As this might suggest, lyrically Latitude is not always despite its often upbeat musical tone entirely celebratory. "Berlin can be a very lonely place," he concedes. "Plath`s sensibility towards an unfulfilled life contrasted with this hectic city, where everyone is searching to find his very own dream. What if we fail? We probably will anyhow. Sylvia and Drake both gave up their life early. I still wonder if searching for beauty does that to you, you know? So basically I believe that pain is inevitable, but suffering is optional, and you will never, ever make it alone. Berlin showed me that."
This conviction lies at the heart of Lemaitre`s meditations on the nature of love and its contradictions. `Spirals`, for instance, is about maintaining pride while admitting that one is failing, yet `Olivia`, a gentle serenade accompanied by a distant orchestra of broken violins, is about how one can feel concurrently close to someone, and yet shut out entirely. The unabashed romance of `The Pandora Express`, on the other hand, looks at the manner in which separation can heighten our sentiments, and `Magnolia (Girl With Camera)` which sounds like it was recorded inside a piano covered in snow is about two friends struggling not to fall for each other, confronting the choice between freedom and passion. But there are plenty of lighter touches discernible in songs like `The Doctor`s Wife`, with its painfully ironic final twist, and `The Incredible Airplane Party` inspired by a dream he had while crossing the Atlantic while the album`s arguable masterpiece, `Megalomania`, hides a subtle fury at contemporary values amidst its breezy, unforgettable melody. Like Lemaitre himself, Latitude is unafraid of crossing borders of all sorts.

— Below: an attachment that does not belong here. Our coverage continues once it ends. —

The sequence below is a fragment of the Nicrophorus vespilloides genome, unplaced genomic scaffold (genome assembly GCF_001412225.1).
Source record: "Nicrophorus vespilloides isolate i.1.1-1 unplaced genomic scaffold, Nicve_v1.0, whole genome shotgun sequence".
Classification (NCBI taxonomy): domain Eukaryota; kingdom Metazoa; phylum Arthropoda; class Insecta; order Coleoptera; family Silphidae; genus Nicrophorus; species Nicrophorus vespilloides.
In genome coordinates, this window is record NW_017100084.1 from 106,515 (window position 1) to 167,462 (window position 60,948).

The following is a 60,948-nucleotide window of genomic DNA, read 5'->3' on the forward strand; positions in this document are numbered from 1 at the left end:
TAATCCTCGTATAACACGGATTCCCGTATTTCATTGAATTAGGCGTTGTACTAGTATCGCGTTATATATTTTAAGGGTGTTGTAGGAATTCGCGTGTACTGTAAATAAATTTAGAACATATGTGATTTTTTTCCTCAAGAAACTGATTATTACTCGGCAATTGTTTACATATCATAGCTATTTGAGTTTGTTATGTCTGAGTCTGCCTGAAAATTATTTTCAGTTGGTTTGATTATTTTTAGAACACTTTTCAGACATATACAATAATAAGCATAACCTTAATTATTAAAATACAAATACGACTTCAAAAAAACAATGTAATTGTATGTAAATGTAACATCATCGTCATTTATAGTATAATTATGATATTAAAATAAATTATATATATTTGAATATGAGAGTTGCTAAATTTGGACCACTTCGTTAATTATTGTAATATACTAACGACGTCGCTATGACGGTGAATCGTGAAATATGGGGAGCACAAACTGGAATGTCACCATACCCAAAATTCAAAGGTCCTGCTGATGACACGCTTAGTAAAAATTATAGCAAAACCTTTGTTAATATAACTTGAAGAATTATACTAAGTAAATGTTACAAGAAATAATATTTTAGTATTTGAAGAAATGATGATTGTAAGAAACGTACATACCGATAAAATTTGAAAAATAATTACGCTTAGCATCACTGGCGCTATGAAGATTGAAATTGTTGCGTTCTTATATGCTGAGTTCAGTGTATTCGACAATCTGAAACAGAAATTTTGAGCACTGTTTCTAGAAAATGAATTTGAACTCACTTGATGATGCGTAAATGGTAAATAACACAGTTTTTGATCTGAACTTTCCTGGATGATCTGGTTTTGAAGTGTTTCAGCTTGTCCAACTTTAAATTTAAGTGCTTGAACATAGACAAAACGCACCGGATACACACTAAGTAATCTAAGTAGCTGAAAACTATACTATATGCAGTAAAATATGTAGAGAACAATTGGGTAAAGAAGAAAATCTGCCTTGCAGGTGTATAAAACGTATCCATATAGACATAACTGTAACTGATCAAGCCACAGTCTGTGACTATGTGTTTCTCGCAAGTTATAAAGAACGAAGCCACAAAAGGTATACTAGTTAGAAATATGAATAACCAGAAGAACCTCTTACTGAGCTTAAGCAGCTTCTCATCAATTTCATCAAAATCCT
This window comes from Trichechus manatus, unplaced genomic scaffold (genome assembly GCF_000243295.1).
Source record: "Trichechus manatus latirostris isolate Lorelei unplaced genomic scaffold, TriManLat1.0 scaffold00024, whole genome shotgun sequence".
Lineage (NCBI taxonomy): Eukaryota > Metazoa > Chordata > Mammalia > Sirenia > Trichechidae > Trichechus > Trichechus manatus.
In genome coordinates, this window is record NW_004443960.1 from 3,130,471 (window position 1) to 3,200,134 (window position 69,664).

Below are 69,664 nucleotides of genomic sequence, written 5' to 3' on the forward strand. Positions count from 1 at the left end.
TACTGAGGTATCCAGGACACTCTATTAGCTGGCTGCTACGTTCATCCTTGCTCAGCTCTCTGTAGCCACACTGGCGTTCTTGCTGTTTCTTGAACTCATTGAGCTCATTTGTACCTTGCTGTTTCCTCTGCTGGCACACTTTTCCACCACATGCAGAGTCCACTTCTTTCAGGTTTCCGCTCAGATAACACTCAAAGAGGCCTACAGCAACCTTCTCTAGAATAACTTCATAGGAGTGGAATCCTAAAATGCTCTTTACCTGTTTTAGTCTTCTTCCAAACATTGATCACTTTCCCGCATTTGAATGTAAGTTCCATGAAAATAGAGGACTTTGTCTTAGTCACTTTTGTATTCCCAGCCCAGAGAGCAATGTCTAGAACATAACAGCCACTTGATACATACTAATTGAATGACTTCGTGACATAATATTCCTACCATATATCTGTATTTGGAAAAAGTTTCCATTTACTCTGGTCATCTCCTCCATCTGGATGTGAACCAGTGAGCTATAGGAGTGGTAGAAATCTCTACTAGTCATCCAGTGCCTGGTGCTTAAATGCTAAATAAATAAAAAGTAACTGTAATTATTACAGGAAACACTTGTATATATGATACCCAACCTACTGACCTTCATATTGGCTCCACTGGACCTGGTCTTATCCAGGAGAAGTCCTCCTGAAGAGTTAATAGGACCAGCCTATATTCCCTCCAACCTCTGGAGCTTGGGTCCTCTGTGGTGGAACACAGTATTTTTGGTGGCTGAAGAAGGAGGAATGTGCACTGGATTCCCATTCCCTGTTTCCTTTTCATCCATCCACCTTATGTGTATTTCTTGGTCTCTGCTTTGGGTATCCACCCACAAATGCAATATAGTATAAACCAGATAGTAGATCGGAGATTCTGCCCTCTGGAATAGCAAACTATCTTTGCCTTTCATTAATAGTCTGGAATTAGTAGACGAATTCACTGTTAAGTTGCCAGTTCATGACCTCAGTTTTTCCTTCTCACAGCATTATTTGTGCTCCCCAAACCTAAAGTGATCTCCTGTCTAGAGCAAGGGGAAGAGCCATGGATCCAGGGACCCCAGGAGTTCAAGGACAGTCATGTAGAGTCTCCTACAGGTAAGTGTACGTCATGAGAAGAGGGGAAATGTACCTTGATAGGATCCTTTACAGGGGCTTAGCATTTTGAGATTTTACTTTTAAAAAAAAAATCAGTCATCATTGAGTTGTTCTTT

Intriguingly, the musicians with whom he now performs live in what he says is his favourite constellation to date, since it allows him to shift from delicate intimacy to symphonic intensity effortlessly reflect his cosmopolitan approach to life. One, Joda Foerster, plays an array of instruments, from vibraphone and synthesiser to percussive suitcases, while Sebastian Schlecht (violin, cello and synthesiser) is half German, half Japanese. Adopting "an orchestral approach of looping ourselves and building big soundscapes", they perfectly capture the manner in which Lemaitre`s songs find just the right balance between melancholy and optimism. After all, as he himself says, "finding beauty will always make you sad in a way. Change is the only promise given to us, and yet still we are so afraid of letting go. There`s nothing worst than being blinded by the lights in your rear view mirror. Yesterday lies a million years ago, so we need to let go."
And that`s exactly what Latitude is: the sound of a man letting go, albeit in an unhurried, easy-going fashion. It is, Lemaitre hopes, "patient pop music", and that`s as close to a perfect definition of its contents as anyone is likely to come. After all, this is a man who`s come a long way, but knows there`s always further to go